On June 15, 2021, the Equal Employment Opportunity Commission (EEOC) issued guidance explaining its views on the U.S. Supreme Court’s decision in Bostock v. Clayton Cnty., 140 S. Ct. 1731 (2020), and clarifying employers’ legal obligations with respect to LGBTQ+ workers. In the landmark Bostock decision, the Supreme Court held that the prohibition against sex discrimination under Title VII of the Civil Rights Act of 1964 (Title VII) includes employment discrimination against an individual on the basis of sexual orientation or transgender status. Specifically, the new guidance from the EEOC (EEOC Guidance) explains that an employer may not discriminate against an employee on the basis of gender identity by prohibiting an employee from dressing consistent with the employee’s gender identity; by denying an employee equal access to a bathroom consistent with that employee’s gender identity; or by refusing to use pronouns or names consistent with the employee’s gender identity. With many employers returning to the office over the next several weeks, New York employers should consider how to implement the EEOC Guidance, as well as similar state and city laws.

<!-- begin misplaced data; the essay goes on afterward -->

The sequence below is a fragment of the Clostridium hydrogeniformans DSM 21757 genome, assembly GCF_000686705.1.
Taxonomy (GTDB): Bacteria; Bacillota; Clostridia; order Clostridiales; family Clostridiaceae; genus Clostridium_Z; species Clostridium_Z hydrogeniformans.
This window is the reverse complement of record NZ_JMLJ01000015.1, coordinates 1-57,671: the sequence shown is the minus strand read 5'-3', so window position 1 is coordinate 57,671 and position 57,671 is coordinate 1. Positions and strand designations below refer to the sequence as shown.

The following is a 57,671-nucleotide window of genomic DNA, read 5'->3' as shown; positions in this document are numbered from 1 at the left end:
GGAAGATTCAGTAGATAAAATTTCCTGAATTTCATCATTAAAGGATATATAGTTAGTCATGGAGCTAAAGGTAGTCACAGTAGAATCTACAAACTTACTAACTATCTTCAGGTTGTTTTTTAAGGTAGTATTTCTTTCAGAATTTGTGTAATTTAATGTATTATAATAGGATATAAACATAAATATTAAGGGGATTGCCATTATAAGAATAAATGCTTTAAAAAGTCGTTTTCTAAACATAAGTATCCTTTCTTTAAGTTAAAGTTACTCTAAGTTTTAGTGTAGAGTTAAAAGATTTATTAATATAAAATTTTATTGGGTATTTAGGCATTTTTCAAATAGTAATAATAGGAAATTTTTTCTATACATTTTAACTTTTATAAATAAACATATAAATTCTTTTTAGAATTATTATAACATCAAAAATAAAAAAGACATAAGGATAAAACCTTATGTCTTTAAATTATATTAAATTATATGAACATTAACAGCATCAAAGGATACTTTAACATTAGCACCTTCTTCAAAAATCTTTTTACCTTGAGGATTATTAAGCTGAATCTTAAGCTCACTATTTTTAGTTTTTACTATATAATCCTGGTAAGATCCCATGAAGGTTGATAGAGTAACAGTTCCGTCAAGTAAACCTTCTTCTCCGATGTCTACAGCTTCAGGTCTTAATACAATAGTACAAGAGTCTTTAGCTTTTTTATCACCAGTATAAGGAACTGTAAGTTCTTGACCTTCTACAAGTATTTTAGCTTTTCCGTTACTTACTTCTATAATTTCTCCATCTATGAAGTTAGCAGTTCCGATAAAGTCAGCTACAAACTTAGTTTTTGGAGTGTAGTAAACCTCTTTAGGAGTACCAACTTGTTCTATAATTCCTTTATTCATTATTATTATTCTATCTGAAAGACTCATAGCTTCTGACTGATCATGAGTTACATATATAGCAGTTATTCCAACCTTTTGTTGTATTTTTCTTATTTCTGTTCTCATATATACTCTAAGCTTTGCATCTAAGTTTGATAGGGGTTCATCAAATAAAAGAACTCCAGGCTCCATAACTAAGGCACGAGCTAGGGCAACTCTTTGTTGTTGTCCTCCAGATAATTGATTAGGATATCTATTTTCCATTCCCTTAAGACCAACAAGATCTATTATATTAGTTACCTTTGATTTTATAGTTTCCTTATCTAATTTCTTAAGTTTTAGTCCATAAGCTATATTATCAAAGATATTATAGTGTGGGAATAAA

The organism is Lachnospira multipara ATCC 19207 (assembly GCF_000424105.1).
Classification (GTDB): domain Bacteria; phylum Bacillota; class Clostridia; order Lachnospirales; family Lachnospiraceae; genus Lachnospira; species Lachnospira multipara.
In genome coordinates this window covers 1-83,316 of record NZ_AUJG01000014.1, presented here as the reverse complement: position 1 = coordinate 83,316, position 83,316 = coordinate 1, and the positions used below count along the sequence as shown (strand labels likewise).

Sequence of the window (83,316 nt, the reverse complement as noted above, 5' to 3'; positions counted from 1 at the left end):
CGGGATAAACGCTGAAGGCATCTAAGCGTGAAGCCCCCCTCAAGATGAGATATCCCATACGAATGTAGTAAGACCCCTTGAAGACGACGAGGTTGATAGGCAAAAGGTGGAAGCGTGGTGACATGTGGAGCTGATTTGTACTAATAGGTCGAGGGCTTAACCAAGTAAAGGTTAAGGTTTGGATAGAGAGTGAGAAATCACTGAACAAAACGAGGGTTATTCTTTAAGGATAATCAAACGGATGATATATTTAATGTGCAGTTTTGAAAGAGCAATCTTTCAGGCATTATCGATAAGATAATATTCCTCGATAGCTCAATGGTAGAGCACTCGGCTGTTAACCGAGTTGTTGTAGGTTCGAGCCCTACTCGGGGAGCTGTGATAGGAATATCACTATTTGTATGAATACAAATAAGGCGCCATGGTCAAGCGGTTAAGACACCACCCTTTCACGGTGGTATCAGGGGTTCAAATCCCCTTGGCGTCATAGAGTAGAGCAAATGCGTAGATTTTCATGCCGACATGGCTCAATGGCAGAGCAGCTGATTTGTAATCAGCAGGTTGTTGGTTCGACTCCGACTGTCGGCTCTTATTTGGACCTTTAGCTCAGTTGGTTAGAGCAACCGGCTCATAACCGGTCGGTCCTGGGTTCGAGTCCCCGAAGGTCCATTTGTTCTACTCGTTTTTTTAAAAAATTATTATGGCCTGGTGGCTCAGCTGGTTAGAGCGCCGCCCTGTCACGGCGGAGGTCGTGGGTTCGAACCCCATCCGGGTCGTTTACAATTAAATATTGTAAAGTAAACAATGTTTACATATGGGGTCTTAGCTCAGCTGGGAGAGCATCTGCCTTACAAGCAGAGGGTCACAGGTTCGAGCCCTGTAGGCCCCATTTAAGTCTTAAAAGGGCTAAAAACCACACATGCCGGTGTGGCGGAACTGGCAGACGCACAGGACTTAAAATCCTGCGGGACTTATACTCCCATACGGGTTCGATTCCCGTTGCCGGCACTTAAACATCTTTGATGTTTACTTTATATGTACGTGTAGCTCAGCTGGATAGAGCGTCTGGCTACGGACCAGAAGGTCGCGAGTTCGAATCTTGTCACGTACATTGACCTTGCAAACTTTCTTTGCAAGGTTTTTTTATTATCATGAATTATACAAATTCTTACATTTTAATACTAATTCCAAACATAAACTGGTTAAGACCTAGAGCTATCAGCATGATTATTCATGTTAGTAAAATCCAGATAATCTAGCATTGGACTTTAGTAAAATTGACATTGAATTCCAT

The ‘Bostock’ Decision

Bostock consolidated and addressed three separate cases. In each case, an employer terminated an employee for being gay or transgender: Clayton County in Georgia fired Gerald Bostock, a child welfare advocate, shortly after Mr. Bostock began participating in a gay softball league; Altitude Express in New York fired Donald Zarda, a skydiving instructor, days after Mr. Zarda mentioned that he was gay; and R.G. & G.R. Harris Funeral Homes Michigan fired Aimee Stephens after she told her employer that she planned to live and work as a woman after initially presenting as a male. In Mr. Bostock’s case, the Eleventh Circuit held that Mr. Bostock failed to state a claim because Title VII does not prohibit terminating an employee due to the employee’s homosexuality. By contrast, the Second Circuit held that Mr. Zarda’s case could proceed because Title VII prohibits discrimination based on sexual orientation. The Sixth Circuit reached a similar decision as the Second Circuit in Ms. Stephens’s case, holding that Title VII bars employers from firing employees because of transgender status.